Ir­ish party claims U.S. op­posed to EU unity

The Washington Times Weekly - - World - By Si­mon Roughneen

DUBLIN — The party once led by the cur­rent Euro­pean Union am­bas­sador to Wash­ing­ton is claim­ing that the U.S. is ac­tively op­pos­ing Euro­pean in­te­gra­tion, pos­ing a po­ten­tial em­bar­rass­ment as Prime Min­is­ter Ber­tie Ah­ern pre­pared to ad­dress a joint ses­sion of Congress on April 30.

Lucinda Creighton, a spokes­woman for Ire­land’s largest op­po­si­tion party, Fine Gael, says in a Web post­ing that “U.S. for­eign pol­icy has tra­di­tion­ally been op­posed to EU in­te­gra­tion.”

“The U.S. sup­ports the EU as an eco­nomic bloc but noth­ing more. The idea of a po­lit­i­cally strong EU, act­ing as a check or coun­ter­bal­ance on the U.S. does not sit well with our trans-At­lantic friends,” says the spokes­woman, a mem­ber of Ire­land’s Par­lia­ment.

She also claims in the post­ing that the U.S. con­sis­tently op­poses NATO ex­pan­sion.

Fine Gael last held power from 1994 to 1997, un­der the cur­rent EU am­bas­sador to Wash­ing­ton, John Bru­ton. Con­tacted April 29 by The Wash­ing­ton Times, Mr. Bru­ton de­clined to com­ment on Ir­ish po­lit­i­cal af­fairs.

A State De­part­ment of­fi­cial noted yes­ter­day that Pres­i­dent Bush has strongly sup­ported EU and NATO ex­pan­sion into East­ern Europe in re­cent years, and has pushed strongly for a NATO in­vi­ta­tion for for­mer Soviet states Ge­or­gia and Ukraine at the al­liance’s Bucharest sum­mit ear­lier in April.

“I will en­cour­age our Euro­pean part­ners to in­crease their de­fense in­vest­ments to sup­port both NATO and EU op­er­a­tions,” Mr. Bush said prior to the sum­mit.

U.S. Am­bas­sador to NATO Vic­to­ria Nu­land, in a widely dis­cussed Fe­bru­ary speech in Paris, said:

“Europe needs a place where it can act in­de­pen­dently, and we need a Europe that is able and will­ing to do so in de­fense of our com­mon in­ter­ests,” she said.

A spokesman for Mr. Ah­ern’s gov­ern­ment would not com­ment on Ms. Creighton’s re­marks.

“We will not be drawn into com­ments on what other par­ties are say­ing,” the spokesman said, re­quest­ing anonymity be­cause he is not au­tho­rized to speak for at­tri­bu­tion.

Re­leased April 25, the state­ment comes as Ire­land faces a pop­u­lar vote on the EU’s pro­posed Lis­bon treaty, which would in­crease po­lit­i­cal in­te­gra­tion of the 27-na­tion bloc and cre­ate the post of EU pres­i­dent.

Ire­land is the sole EU mem­ber state hold­ing a ref­er­en­dum on the treaty, with other na­tions plan­ning to hold rat­i­fi­ca­tion votes in their par­lia­ments.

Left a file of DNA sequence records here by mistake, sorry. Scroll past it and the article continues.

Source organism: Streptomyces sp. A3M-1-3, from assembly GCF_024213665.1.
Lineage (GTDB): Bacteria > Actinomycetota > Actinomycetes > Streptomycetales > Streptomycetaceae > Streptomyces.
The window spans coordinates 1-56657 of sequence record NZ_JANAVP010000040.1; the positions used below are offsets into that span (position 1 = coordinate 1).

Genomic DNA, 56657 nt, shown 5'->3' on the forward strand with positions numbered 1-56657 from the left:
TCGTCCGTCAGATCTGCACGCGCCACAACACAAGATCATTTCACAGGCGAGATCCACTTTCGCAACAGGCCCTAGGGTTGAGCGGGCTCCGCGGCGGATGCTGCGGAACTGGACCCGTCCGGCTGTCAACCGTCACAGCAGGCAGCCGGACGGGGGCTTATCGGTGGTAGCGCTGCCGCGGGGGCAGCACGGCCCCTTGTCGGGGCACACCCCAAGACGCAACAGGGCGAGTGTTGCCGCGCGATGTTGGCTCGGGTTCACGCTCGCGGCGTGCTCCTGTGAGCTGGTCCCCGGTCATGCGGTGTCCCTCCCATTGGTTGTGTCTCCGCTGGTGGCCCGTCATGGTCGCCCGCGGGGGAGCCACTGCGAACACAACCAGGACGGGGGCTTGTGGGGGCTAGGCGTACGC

Mr. Ah­ern said that a “no” vote by Ire­land would be “a dis­as­ter for the coun­try,” af­ter an opin­ion sur­vey pub­lished April 27 showed pro­treaty sen­ti­ment with a nar­row­ing three-point lead. Thirty-four per­cent of those polled were un­de­cided on how they will vote in the June 12 plebiscite.

The Fine Gael state­ment tar­gets two prom­i­nent Ir­ish busi­ness­men, who are fund­ing a na­tion­wide cam­paign for a “no” vote, claim­ing they rep­re­sent “U.S. strate­gic in­ter­ests.”

“The busi­nesses of both Ulick McE­vaddy and De­clan Gan­ley are heav­ily de­pen­dent on con­tracts from the State De­part­ment, the Pen­tagon and U.S. gov­ern­ment agen­cies.

“I be­lieve that th­ese men are a lot less con­cerned about Ir­ish sovereignty and the word­ing of the Lis­bon treaty than they are about the po­ten­tial hit to their own per­sonal busi­ness in­ter­ests,” Ms. Creighton writes in the Web post­ing.

The busi­ness­men lead a cam­paign group called Lib­er­tas, which is cam­paign­ing against the treaty’s rat­i­fi­ca­tion.

“The con­tents of that state­ment are ut­terly with­out any foun­da­tion in fact, and rep­re­sent a naked at­tempt to win a [. . . ] vote by stir­ring a nasty anti-Amer­i­can sen­ti­ment,” a Lib­er­tas spokesper­son told The Wash­ing­ton Times.

Fine Gael is the main op­po­si­tion party in Ire­land’s leg­is­la­ture, and has been the tra­di­tional ri­val to the in­cum­bent Mr. Ah­ern’s Fianna Fail, with both par­ties con­ven­tion­ally de­picted as “cen­ter-right.”

David R. Sands in Wash­ing­ton con­trib­uted to this re­port.

Agence France-Presse / Getty Images

Ir­ish Prime Min­is­ter Ber­tie Ah­ern ad­dresses a joint ses­sion of the U.S. Congress in Wash­ing­ton on April 30. The 56-year-old spoke just days be­fore leav­ing of­fice af­ter 11 years in power.

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